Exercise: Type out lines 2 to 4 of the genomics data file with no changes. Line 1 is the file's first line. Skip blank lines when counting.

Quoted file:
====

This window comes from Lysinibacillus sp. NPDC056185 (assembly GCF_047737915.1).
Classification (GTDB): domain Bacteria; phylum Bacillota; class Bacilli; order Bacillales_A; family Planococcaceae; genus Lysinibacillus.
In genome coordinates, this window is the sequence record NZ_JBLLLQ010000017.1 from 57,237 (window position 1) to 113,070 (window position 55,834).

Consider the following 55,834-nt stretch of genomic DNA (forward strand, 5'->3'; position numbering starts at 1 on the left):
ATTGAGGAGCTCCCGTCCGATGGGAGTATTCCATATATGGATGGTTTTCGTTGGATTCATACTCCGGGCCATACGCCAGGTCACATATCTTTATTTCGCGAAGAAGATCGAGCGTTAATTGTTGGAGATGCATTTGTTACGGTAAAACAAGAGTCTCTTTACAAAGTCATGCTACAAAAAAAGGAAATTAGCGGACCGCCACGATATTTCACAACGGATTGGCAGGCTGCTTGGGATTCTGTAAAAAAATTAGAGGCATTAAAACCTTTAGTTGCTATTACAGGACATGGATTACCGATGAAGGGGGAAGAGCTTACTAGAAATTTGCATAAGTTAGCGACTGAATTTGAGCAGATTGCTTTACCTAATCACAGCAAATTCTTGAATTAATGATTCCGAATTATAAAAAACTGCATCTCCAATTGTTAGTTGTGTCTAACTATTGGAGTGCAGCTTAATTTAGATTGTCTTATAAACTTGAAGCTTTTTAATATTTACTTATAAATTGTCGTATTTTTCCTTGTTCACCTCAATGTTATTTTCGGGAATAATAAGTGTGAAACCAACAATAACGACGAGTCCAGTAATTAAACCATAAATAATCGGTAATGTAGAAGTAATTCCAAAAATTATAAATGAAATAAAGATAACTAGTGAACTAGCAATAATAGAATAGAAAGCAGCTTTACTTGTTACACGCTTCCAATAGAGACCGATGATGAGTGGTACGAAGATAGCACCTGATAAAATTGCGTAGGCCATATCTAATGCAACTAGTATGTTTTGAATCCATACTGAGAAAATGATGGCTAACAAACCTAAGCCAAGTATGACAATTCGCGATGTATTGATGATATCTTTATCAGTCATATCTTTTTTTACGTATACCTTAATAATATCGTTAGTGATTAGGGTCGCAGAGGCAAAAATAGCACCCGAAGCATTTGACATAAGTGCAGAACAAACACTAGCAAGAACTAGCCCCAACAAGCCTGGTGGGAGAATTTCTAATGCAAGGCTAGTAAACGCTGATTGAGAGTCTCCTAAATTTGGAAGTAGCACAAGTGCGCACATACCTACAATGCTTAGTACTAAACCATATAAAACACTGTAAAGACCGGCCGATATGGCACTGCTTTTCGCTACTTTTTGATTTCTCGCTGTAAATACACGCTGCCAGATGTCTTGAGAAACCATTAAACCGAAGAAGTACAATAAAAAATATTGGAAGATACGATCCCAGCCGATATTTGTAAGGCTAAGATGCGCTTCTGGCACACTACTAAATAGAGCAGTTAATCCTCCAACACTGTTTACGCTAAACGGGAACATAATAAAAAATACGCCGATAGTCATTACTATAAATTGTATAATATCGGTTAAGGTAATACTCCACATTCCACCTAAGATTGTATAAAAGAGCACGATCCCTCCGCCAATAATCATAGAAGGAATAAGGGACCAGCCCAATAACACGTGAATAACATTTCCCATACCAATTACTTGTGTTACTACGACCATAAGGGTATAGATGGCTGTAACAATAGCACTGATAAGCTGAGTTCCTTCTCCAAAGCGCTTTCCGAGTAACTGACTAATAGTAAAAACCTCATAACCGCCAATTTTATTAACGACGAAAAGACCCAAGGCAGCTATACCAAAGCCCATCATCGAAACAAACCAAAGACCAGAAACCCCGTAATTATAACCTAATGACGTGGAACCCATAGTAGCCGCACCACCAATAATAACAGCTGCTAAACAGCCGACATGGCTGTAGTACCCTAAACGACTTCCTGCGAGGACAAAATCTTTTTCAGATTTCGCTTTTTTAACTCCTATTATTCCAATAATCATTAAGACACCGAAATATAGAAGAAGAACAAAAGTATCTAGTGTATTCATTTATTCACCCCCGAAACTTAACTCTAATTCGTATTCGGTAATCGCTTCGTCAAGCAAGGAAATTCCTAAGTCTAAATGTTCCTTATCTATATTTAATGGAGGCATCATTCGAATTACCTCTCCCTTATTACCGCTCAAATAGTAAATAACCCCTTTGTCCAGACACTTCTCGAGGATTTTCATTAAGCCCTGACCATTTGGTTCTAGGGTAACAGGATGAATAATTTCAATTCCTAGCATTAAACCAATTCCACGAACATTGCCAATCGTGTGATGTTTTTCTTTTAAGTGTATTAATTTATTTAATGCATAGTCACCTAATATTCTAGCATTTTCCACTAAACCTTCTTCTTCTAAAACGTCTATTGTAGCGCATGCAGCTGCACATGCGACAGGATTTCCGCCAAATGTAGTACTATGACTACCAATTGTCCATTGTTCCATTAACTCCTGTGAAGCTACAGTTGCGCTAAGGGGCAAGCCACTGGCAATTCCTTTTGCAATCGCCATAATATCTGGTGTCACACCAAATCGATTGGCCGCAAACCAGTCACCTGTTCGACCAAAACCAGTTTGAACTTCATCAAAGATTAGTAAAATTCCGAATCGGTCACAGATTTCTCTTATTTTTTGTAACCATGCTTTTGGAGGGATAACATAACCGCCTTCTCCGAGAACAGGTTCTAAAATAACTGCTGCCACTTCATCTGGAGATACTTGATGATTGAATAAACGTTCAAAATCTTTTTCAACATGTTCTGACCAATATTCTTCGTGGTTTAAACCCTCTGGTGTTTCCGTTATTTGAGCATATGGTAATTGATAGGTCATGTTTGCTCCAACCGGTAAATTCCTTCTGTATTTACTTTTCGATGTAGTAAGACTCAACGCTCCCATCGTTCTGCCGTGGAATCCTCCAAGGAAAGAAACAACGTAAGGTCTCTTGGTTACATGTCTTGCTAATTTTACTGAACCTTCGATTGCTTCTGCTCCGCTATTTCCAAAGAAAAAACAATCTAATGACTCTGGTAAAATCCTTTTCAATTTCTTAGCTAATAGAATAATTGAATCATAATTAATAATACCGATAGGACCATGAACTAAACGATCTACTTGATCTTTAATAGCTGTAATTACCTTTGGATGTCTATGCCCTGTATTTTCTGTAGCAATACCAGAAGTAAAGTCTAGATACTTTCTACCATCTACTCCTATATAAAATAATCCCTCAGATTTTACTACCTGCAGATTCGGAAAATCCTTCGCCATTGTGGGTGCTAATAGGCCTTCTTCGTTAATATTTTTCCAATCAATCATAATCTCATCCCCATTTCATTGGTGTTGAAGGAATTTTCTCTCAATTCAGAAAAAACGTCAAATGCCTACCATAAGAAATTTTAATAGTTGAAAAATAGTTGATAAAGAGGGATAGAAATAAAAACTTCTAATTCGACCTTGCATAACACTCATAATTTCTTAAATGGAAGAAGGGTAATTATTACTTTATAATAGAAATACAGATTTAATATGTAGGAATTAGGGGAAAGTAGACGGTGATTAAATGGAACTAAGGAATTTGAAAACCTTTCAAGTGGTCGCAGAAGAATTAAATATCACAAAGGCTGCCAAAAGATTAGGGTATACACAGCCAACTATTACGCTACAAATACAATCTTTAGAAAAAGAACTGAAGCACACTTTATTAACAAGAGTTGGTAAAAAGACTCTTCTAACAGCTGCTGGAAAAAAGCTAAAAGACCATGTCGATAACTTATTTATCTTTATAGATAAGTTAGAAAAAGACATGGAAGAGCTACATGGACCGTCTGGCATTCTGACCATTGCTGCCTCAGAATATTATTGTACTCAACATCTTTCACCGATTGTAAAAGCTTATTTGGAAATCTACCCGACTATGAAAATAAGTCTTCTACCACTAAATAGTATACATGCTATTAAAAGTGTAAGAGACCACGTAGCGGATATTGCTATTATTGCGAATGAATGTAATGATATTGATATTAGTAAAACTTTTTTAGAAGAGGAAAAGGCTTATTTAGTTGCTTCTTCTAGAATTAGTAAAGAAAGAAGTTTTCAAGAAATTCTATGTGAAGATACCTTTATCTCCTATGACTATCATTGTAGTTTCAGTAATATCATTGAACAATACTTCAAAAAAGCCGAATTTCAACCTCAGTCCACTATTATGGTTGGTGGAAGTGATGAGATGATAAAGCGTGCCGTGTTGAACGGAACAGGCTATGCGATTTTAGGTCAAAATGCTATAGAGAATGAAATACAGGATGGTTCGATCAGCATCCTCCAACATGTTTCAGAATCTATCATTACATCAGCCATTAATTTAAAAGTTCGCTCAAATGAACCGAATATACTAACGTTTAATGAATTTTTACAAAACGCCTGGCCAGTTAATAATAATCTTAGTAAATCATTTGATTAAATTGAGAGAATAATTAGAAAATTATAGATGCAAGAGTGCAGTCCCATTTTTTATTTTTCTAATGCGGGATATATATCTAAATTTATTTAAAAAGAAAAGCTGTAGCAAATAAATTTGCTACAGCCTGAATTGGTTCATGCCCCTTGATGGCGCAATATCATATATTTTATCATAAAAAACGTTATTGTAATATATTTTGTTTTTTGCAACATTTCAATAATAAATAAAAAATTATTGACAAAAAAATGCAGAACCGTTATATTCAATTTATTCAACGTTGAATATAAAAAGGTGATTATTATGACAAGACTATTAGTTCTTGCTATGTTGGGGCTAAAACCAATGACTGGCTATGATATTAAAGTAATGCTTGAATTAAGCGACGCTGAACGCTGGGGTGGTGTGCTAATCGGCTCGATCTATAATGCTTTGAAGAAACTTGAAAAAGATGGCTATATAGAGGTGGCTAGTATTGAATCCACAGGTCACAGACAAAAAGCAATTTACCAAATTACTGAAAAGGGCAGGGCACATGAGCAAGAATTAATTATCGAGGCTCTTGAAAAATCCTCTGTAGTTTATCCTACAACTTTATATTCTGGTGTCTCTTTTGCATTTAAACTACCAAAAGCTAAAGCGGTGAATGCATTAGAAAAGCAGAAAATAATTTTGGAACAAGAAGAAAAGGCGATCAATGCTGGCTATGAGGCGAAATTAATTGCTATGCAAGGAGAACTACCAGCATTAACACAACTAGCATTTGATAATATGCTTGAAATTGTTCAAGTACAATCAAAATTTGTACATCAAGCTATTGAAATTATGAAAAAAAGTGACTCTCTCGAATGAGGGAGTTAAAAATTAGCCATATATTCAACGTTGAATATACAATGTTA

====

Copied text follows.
Classification (GTDB): domain Bacteria; phylum Bacillota; class Bacilli; order Bacillales_A; family Planococcaceae; genus Lysinibacillus.
In genome coordinates, this window is the sequence record NZ_JBLLLQ010000017.1 from 57,237 (window position 1) to 113,070 (window position 55,834).

Consider the following 55,834-nt stretch of genomic DNA (forward strand, 5'->3'; position numbering starts at 1 on the left):